The Book of Proverbs is a collection of ancient quotations. It belongs to the category of biblical books we call the wisdom literature. It’s found right in the middle of the Bible, but we rarely think of the words in this collection as central to the wisdom in our everyday lives. Proverbs is often overlooked, can seem pretty dusty, and when read too quickly is a blur of cliches.

Let’s take another look at Proverbs. Let’s trust that there’s something here for us in our big life questions about how to be wise in relationship with our families, our bodies, our resources, and our power. Proverbs hands us a way to find wisdom in the ordinary. It’s about the art of living and seeing the beauty of God in the grit of everyday life.

Part 1 - Bobbi Salkeld

Discussion Notes

This week we talked about wisdom and isolation. The text we read in Proverbs depicts a young man who chooses the path of folly instead of that of wisdom. Through these poems we find that the path of foolishness leads to isolation— from God and from those around us. The path of wisdom, on the other hand, leads to life and blessing.

Part 2 - Bobbi Salkeld

Discussion Notes

This week we dove into what Proverbs has to say about wisdom and decision making, and we discussed what the path of wisdom might look like in our relationships to our family, ourself, our friends, society, and God. The proverbs that speak to us in the ways we need will open life up, so that we can see God’s presence in the most every day and ordinary things.

Part 3 - Bobbi Salkeld

Discussion Notes

The truth is, wisdom isn’t always our default— As much as we want to make great decisions and live well, we mess up all the time, in big and little ways, when we take a path that brings trouble. And this sort of foolishness doesn’t happen overnight… foolishness happens slowly. In our conversation this week we turned to the appendices of Proverbs, contained in chapters 30 and 31, to talk about the contrast between wisdom and domination. Wisdom calls us to use our power to honour those around us, and to use our voice to speak up against injustice.

Holy Week

Holy Week

Palm Sunday - Jeremy Duncan

We are approaching Easter, the centre, the hinge-point of the Christian faith. The moment we stop and watch, realizing that what we witness is on our behalf, for our life and hope and future. And yet every year we realize that we need to tell and hear the story once more. Every year we find ourselves surprised by it, overwhelmed, and yet comforted in a way that’s hard to explain. Every year we are drawn back to humble worship, and the pledge of renewed commitment. We invite you to take time to embrace the story this year. After Palm Sunday join us for the Stations of the Cross on Tuesday, March 27 and Wednesday, March 28. The Kensington Parish will be open from 9AM to 9PM each day with a special booklet to walk you through the stations and guide your reflection and prayer.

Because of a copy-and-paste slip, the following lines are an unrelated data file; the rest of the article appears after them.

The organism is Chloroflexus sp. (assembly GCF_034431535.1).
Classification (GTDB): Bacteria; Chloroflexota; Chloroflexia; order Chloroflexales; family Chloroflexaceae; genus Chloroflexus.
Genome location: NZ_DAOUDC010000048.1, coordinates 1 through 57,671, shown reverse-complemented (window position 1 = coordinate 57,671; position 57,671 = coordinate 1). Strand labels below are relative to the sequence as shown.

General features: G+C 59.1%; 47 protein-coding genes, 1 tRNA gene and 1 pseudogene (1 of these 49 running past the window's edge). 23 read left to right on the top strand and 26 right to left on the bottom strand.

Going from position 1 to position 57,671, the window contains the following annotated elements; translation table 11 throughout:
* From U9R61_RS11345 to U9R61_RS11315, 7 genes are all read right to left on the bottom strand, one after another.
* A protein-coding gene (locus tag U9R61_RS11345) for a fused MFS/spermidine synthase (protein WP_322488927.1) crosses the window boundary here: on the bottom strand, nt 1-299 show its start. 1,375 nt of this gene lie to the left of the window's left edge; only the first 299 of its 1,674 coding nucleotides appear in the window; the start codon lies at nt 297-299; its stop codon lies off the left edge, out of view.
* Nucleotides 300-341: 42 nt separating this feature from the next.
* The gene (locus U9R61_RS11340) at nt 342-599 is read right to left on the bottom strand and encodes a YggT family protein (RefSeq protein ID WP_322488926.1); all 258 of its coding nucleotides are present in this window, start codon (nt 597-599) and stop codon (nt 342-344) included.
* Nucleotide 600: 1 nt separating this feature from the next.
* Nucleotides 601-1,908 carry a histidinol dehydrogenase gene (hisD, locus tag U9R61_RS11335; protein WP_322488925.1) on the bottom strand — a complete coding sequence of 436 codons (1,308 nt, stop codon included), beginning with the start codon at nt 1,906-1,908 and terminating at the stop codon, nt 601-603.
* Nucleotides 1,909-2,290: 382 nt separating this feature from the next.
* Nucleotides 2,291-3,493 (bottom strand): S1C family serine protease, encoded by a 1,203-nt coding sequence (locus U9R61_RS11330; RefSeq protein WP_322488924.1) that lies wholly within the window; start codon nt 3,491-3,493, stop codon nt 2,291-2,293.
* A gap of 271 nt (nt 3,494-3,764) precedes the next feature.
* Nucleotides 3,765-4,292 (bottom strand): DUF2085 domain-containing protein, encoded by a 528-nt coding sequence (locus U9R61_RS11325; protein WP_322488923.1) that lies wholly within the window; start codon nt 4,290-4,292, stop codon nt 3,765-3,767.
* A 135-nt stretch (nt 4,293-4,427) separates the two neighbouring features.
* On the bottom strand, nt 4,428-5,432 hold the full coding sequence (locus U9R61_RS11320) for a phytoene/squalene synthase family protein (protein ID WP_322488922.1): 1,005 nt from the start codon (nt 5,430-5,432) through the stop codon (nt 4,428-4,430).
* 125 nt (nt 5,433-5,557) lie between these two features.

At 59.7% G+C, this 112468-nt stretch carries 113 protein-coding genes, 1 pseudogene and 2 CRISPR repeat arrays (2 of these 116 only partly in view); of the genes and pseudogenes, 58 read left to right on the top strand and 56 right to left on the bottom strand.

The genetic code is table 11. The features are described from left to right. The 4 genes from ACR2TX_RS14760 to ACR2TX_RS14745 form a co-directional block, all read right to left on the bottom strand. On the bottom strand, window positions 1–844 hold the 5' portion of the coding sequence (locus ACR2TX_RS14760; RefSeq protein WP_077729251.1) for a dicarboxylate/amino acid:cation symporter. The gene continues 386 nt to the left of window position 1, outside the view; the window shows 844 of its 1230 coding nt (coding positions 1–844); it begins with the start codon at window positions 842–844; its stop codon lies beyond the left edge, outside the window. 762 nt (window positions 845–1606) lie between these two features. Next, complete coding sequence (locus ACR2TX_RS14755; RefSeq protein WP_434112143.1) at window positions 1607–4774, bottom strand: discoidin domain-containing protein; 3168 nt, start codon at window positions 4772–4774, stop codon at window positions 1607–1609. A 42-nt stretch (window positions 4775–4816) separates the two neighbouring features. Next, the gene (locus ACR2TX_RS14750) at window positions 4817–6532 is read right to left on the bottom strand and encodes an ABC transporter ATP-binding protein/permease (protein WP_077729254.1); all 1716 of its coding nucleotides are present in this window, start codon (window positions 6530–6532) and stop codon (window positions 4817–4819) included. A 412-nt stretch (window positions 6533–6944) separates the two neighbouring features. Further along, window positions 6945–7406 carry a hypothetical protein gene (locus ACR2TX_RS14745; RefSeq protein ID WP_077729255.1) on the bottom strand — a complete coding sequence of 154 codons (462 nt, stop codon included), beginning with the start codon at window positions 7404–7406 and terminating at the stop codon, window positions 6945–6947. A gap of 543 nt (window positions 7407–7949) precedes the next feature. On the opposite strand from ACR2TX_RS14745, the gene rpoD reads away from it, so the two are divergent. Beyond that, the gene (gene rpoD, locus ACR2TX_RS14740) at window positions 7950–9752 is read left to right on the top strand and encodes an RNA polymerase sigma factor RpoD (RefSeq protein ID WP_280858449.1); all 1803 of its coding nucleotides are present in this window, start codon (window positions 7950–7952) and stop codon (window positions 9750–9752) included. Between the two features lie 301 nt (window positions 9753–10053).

Discussion Notes

Palm Sunday

Good Friday - Jeremy Duncan

The Roman soldiers joined in with the taunt, “If You are the King of the Jews, save Yourself.”
Luke 23:36

Everything about the cross event was bent to the task of pressuring Jesus toward self-preservation. The core essence of God’s character was under siege. The pivotal question of the ages hung before men and angels: Who is the Ruler of the universe? What is He really made of at heart? Will his love prove itself a sham under pressure, or will he plunge to the deepest depths of total self-giving for others?

Join us to remember Good Friday on March 30. We will have three services at 9AM and 1030AM and 12PM at the Kensington Parish that day. Childcare available.

Resurrection Sunday - Bobbi Salkeld

If anyone is devout and a lover of God, let them enjoy this beautiful and radiant day. If anyone is a grateful servant, let them, rejoicing, enter into the joy of the Lord. If anyone has wearied themselves in fasting, let them now receive recompense.

If anyone has laboured from the first hour, let them today receive their just reward. If anyone has come at the third hour, with thanksgiving let them feast. If anyone has arrived at the sixth, let them have no misgivings, for they shall suffer no loss. If anyone has delayed until the ninth, let them draw near without hesitation. If anyone has arrived even at the eleventh hour let them not fear on account of tardiness.

For the Master is gracious and receives the last even as the first. He has mercy upon the last and cares for the first; to the one He gives, and to the other He is gracious.

For Christ is risen, and not one dead remains in the tomb!
–St. John Chrysostom (d. 407CE)


Easter Sunday


Truth to Power

Truth to Power

Every culture and time needs a good prophet or two. We’re not talking about people who can predict the future, but people who can speak truth to power in creative, vibrant, and life-giving ways. People who look out for the purposes of God and the integrity of all humanity. Prophets paint a picture of what life should look like in the economy of God’s generosity and love.

Amos is one such prophet. He worked from Judah with a message for Israel thirty years before its fall. The tradition says that in his day, he spoke warnings to the wealthy who built their kingdoms on the backs of the poor. This was an unsustainable arrangement with power and Amos was charged by the Divine to deliver that message.

Let’s wonder together what it looks like to regain a prophetic edge. We are empowered to speak truth to the power of anything that holds more sway in our lives than it should. In this identifying and naming, we’ll nd ourselves living towards a vision like that in the last words of Amos – where we enjoy the generosity and the abundance of God.